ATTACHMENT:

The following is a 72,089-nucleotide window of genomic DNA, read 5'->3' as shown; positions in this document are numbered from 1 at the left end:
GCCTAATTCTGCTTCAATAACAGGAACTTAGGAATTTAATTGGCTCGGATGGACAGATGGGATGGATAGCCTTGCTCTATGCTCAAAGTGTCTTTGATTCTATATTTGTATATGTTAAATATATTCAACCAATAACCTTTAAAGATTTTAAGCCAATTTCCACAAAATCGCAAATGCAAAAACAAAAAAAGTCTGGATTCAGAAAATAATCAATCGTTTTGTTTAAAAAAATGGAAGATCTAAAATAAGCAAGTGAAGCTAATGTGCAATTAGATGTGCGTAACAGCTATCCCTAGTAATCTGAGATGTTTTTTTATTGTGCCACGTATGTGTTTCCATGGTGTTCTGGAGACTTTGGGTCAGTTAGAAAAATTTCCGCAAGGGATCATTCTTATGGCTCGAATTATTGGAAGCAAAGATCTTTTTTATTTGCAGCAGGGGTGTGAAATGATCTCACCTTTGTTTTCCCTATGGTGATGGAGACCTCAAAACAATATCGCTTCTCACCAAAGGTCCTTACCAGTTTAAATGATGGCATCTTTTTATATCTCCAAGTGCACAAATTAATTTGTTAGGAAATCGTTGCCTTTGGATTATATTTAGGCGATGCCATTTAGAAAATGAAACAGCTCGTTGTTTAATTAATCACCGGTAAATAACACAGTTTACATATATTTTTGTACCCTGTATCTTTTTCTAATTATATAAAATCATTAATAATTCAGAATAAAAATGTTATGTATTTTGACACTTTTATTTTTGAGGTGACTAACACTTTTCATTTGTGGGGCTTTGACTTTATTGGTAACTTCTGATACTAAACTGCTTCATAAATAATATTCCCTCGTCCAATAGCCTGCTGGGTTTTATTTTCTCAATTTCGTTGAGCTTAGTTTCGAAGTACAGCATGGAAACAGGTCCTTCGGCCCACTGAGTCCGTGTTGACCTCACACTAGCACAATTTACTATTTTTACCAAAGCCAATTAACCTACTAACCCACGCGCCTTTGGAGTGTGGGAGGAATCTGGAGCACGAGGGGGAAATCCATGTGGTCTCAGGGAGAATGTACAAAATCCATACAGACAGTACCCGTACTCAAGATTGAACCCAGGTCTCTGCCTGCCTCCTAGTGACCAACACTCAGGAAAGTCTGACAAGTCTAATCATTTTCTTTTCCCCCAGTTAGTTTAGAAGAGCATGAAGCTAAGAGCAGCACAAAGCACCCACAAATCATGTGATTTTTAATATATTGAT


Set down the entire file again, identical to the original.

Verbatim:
The following is a 72,089-nucleotide window of genomic DNA, read 5'->3' as shown; positions in this document are numbered from 1 at the left end:
GCCTAATTCTGCTTCAATAACAGGAACTTAGGAATTTAATTGGCTCGGATGGACAGATGGGATGGATAGCCTTGCTCTATGCTCAAAGTGTCTTTGATTCTATATTTGTATATGTTAAATATATTCAACCAATAACCTTTAAAGATTTTAAGCCAATTTCCACAAAATCGCAAATGCAAAAACAAAAAAAGTCTGGATTCAGAAAATAATCAATCGTTTTGTTTAAAAAAATGGAAGATCTAAAATAAGCAAGTGAAGCTAATGTGCAATTAGATGTGCGTAACAGCTATCCCTAGTAATCTGAGATGTTTTTTTATTGTGCCACGTATGTGTTTCCATGGTGTTCTGGAGACTTTGGGTCAGTTAGAAAAATTTCCGCAAGGGATCATTCTTATGGCTCGAATTATTGGAAGCAAAGATCTTTTTTATTTGCAGCAGGGGTGTGAAATGATCTCACCTTTGTTTTCCCTATGGTGATGGAGACCTCAAAACAATATCGCTTCTCACCAAAGGTCCTTACCAGTTTAAATGATGGCATCTTTTTATATCTCCAAGTGCACAAATTAATTTGTTAGGAAATCGTTGCCTTTGGATTATATTTAGGCGATGCCATTTAGAAAATGAAACAGCTCGTTGTTTAATTAATCACCGGTAAATAACACAGTTTACATATATTTTTGTACCCTGTATCTTTTTCTAATTATATAAAATCATTAATAATTCAGAATAAAAATGTTATGTATTTTGACACTTTTATTTTTGAGGTGACTAACACTTTTCATTTGTGGGGCTTTGACTTTATTGGTAACTTCTGATACTAAACTGCTTCATAAATAATATTCCCTCGTCCAATAGCCTGCTGGGTTTTATTTTCTCAATTTCGTTGAGCTTAGTTTCGAAGTACAGCATGGAAACAGGTCCTTCGGCCCACTGAGTCCGTGTTGACCTCACACTAGCACAATTTACTATTTTTACCAAAGCCAATTAACCTACTAACCCACGCGCCTTTGGAGTGTGGGAGGAATCTGGAGCACGAGGGGGAAATCCATGTGGTCTCAGGGAGAATGTACAAAATCCATACAGACAGTACCCGTACTCAAGATTGAACCCAGGTCTCTGCCTGCCTCCTAGTGACCAACACTCAGGAAAGTCTGACAAGTCTAATCATTTTCTTTTCCCCCAGTTAGTTTAGAAGAGCATGAAGCTAAGAGCAGCACAAAGCACCCACAAATCATGTGATTTTTAATATATTGAT